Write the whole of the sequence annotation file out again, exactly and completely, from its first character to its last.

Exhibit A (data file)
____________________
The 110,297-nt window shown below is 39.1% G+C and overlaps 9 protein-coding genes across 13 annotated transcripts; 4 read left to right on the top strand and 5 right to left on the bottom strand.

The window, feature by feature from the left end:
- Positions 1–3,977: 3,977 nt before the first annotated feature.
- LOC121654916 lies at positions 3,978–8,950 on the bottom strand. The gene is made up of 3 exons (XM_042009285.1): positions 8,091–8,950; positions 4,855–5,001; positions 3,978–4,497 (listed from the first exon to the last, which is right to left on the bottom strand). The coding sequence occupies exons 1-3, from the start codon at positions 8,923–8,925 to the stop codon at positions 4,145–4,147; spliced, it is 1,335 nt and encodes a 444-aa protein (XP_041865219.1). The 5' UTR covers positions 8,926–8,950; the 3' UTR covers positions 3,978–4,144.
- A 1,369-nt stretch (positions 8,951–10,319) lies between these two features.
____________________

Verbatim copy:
The 110,297-nt window shown below is 39.1% G+C and overlaps 9 protein-coding genes across 13 annotated transcripts; 4 read left to right on the top strand and 5 right to left on the bottom strand.

The window, feature by feature from the left end:
- Positions 1–3,977: 3,977 nt before the first annotated feature.
- LOC121654916 lies at positions 3,978–8,950 on the bottom strand. The gene is made up of 3 exons (XM_042009285.1): positions 8,091–8,950; positions 4,855–5,001; positions 3,978–4,497 (listed from the first exon to the last, which is right to left on the bottom strand). The coding sequence occupies exons 1-3, from the start codon at positions 8,923–8,925 to the stop codon at positions 4,145–4,147; spliced, it is 1,335 nt and encodes a 444-aa protein (XP_041865219.1). The 5' UTR covers positions 8,926–8,950; the 3' UTR covers positions 3,978–4,144.
- A 1,369-nt stretch (positions 8,951–10,319) lies between these two features.